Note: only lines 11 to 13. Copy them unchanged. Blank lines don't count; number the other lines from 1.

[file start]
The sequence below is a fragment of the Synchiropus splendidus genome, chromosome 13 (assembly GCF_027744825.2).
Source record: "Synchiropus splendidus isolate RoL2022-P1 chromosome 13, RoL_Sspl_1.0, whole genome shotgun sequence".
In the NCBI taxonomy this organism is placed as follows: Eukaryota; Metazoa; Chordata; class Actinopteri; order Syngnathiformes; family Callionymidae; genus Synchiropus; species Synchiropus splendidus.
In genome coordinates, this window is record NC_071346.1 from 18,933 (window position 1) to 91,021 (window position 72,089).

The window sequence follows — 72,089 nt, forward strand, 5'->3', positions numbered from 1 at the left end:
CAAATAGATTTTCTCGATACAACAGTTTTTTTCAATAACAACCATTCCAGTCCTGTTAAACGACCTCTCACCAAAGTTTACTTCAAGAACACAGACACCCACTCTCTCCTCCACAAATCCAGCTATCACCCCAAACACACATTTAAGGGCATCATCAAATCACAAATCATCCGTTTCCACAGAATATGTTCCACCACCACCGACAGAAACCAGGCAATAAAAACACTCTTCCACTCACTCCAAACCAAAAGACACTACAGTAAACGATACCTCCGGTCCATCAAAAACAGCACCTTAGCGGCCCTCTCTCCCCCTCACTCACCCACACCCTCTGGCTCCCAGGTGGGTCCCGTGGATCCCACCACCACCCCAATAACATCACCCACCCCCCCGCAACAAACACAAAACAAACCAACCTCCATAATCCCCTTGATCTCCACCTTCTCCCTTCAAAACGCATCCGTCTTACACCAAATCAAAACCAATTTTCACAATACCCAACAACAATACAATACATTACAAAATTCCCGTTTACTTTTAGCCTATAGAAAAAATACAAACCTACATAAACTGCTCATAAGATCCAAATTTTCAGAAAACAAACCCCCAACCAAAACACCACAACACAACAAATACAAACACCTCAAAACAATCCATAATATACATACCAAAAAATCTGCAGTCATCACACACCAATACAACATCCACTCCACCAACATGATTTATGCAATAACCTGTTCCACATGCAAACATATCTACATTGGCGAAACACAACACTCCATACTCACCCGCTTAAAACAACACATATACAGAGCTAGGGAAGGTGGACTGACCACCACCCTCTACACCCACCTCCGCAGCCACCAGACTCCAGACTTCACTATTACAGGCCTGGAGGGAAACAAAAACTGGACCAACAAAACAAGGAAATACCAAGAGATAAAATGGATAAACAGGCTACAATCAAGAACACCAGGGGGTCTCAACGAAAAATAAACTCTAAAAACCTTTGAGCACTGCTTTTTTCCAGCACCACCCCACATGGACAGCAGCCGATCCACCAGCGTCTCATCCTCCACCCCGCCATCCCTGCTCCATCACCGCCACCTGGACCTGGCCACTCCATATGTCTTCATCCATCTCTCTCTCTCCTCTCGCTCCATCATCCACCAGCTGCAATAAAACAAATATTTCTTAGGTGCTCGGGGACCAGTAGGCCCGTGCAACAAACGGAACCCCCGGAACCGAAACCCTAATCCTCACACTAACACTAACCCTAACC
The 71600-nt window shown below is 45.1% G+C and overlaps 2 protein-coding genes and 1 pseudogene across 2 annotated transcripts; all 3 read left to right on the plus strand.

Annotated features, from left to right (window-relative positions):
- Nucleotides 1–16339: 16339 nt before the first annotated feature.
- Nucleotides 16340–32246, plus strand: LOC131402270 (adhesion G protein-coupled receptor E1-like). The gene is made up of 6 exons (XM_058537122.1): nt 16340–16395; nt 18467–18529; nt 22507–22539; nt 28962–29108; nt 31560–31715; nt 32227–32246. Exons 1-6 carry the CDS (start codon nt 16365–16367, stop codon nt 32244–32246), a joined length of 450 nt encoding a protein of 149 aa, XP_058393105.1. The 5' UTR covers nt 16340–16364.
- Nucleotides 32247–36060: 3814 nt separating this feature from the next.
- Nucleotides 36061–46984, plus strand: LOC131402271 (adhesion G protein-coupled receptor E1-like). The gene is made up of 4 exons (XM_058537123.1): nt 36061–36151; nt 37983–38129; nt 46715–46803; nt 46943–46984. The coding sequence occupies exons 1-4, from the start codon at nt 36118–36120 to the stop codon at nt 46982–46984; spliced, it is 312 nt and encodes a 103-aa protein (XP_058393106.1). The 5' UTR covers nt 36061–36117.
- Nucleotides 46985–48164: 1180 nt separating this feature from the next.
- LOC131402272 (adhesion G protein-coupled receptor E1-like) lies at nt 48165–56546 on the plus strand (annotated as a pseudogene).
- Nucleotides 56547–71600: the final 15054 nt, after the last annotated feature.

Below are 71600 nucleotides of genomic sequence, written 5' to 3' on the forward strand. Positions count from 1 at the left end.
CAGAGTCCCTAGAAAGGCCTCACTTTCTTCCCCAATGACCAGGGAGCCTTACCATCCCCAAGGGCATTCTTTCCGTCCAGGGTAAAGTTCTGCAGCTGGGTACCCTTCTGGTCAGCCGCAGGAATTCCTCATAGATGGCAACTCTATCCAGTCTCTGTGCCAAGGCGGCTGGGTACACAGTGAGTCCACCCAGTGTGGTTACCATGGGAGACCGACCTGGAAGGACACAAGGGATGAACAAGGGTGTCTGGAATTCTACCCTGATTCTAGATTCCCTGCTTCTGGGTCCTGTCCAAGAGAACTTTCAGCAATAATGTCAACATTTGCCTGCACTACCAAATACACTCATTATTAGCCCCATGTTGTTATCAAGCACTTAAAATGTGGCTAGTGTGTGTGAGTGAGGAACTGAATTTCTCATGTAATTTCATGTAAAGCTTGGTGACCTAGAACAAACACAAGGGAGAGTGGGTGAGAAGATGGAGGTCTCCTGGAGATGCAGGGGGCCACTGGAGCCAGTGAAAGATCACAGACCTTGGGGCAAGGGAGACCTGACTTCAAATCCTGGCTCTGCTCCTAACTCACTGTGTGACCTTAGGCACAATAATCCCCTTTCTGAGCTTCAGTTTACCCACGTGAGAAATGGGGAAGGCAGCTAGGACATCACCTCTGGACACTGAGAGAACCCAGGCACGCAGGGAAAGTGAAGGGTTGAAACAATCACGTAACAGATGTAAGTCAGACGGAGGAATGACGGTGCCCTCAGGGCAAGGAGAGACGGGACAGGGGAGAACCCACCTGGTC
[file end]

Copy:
- Nucleotides 32247–36060: 3814 nt separating this feature from the next.
- Nucleotides 36061–46984, plus strand: LOC131402271 (adhesion G protein-coupled receptor E1-like). The gene is made up of 4 exons (XM_058537123.1): nt 36061–36151; nt 37983–38129; nt 46715–46803; nt 46943–46984. The coding sequence occupies exons 1-4, from the start codon at nt 36118–36120 to the stop codon at nt 46982–46984; spliced, it is 312 nt and encodes a 103-aa protein (XP_058393106.1). The 5' UTR covers nt 36061–36117.
- Nucleotides 46985–48164: 1180 nt separating this feature from the next.